Helping out in Ōtautahi

The earthquake that shook Christchurch at 12.51pm on Tuesday 22 February 2011 has become the biggest natural disaster to strike our country since the Napier or Hawke’s Bay earthquake almost to the day, 80 years ago.

The Hawke’s Bay quake struck at 10.47 in the morning on February 3 1931 it measured 7.8 and shook the district for nearly three minutes. Two hundred and fifty six people were killed – 161 in Napier, 93 in Hastings and two in Wairoa.

The crew of a tanker at sea off Napier felt a violent vibration and saw a huge dust cloud rising over the city. The weather had been fine and dry for several days, but after the shake fires broke out in three chemist shops and a wind blew up and spread the flames, which burned for 36 hours before dying out. The city’s fire engines were crushed by falling debris in the fire station and were unable to help.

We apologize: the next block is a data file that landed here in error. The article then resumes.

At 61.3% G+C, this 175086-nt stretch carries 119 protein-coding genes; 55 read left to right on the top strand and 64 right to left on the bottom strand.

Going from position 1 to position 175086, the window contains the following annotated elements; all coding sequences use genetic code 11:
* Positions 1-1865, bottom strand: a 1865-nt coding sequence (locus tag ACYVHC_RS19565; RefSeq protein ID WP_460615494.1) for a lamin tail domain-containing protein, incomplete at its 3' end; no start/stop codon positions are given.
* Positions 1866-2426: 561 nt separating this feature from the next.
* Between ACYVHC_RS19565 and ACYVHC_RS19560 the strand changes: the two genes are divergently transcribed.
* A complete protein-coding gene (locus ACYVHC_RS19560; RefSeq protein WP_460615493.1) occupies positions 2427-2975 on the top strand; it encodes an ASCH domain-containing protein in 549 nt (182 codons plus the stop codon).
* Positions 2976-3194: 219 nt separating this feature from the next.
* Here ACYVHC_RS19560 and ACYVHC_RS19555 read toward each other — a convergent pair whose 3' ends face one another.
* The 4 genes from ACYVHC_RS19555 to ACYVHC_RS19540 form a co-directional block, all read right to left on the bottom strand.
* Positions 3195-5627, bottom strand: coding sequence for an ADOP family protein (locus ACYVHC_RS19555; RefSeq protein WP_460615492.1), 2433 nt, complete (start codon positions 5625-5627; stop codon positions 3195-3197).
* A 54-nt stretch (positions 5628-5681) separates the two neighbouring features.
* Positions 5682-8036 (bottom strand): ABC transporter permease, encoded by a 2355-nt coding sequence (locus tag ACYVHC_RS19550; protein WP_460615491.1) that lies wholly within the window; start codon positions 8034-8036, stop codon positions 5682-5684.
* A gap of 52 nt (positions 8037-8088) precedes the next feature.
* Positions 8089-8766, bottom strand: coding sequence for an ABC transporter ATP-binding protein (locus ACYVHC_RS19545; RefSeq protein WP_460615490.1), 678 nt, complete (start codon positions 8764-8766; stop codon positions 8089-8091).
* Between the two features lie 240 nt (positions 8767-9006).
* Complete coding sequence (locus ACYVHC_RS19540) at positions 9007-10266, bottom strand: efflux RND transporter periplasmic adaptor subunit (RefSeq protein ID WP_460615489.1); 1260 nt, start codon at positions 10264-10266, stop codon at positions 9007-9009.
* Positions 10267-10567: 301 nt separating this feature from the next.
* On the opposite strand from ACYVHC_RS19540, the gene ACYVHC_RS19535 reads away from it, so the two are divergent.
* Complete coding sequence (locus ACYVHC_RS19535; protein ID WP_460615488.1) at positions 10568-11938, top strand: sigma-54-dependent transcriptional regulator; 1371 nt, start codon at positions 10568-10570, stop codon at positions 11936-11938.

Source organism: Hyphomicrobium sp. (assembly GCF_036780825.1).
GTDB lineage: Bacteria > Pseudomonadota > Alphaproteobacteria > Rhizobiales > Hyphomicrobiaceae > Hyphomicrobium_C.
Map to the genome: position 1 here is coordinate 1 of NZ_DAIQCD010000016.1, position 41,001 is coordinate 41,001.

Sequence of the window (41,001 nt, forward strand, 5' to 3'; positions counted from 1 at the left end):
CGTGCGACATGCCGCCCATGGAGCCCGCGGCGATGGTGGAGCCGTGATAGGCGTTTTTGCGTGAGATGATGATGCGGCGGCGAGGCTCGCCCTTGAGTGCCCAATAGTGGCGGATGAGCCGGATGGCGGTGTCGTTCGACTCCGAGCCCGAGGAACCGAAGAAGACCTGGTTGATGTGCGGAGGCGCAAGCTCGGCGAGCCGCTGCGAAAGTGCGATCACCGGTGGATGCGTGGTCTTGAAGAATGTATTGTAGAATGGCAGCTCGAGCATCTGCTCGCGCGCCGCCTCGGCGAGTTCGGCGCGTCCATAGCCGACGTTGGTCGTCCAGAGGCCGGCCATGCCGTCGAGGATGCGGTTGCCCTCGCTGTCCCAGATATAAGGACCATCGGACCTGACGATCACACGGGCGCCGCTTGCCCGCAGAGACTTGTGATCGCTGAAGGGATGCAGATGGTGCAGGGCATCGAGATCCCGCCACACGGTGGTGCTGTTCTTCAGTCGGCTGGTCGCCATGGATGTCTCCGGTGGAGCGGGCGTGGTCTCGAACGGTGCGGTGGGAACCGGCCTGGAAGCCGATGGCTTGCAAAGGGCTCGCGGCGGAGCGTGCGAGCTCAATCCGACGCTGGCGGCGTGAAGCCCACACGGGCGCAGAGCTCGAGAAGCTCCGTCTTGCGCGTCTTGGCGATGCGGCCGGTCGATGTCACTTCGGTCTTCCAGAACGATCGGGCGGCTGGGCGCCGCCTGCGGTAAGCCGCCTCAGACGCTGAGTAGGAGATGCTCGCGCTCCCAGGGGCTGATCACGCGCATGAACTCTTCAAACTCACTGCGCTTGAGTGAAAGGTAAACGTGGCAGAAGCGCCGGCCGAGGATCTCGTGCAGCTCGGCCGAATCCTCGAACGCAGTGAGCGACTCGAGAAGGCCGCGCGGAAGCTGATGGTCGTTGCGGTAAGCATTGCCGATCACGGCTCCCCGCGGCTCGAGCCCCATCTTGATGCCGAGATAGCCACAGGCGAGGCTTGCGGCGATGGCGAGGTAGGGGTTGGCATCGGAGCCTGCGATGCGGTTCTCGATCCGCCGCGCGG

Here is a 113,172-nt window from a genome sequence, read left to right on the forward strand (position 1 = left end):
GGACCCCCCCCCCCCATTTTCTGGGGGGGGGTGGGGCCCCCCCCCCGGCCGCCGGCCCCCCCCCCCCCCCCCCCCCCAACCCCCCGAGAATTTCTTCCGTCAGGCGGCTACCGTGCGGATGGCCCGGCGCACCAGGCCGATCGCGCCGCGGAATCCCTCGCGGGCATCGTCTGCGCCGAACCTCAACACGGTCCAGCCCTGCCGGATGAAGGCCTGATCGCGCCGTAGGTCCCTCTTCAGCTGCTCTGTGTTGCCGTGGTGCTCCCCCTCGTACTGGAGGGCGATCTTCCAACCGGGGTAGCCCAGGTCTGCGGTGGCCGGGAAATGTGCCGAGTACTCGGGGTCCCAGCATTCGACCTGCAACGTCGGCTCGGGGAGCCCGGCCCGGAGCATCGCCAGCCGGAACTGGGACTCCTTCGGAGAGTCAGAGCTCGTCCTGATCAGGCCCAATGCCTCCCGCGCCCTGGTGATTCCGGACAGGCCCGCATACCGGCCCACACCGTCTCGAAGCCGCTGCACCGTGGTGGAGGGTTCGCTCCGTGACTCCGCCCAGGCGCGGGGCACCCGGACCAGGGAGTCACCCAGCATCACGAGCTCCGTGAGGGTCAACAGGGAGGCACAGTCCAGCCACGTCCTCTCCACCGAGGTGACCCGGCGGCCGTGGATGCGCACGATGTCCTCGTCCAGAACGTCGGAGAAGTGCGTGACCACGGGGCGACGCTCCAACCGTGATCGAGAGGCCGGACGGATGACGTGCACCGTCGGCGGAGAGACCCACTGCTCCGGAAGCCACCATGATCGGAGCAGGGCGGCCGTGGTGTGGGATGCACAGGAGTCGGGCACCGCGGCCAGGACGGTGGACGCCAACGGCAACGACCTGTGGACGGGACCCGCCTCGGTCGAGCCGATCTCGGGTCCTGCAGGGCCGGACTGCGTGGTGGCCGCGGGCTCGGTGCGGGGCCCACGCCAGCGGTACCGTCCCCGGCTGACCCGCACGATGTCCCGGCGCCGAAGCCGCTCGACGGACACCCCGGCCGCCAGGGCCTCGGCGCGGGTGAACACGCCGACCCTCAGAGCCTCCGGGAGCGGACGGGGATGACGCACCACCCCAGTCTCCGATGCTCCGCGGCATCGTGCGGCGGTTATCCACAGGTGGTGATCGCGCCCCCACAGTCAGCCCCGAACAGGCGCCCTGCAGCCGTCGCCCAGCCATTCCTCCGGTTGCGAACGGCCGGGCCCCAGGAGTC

The Christchurch quake of February 22 measured 6.3 but was closer to the city and shallower than the earlier quake on September 4.

While no one was killed in September, 161 people have been confirmed dead in the February quake, a further 20 are missing presumed dead. It will be months if not years before reconstruction and repairs restore Christchurch to its former state.

Help and support has flowed into the badly damaged city from around the country and the world - and right in there helping too were more than 60 Te Puni Kōkiri staff; who were cycled in and out to relieve the pressure on, and assist local Te Puni Kōkiri staff, Ngāi Tahu and the whole of government relief effort.

In this issue of Kōkiri we feature stories from the relief effort and some of the Māori – Te Puni Kōkiri staff – and others who went in to help out.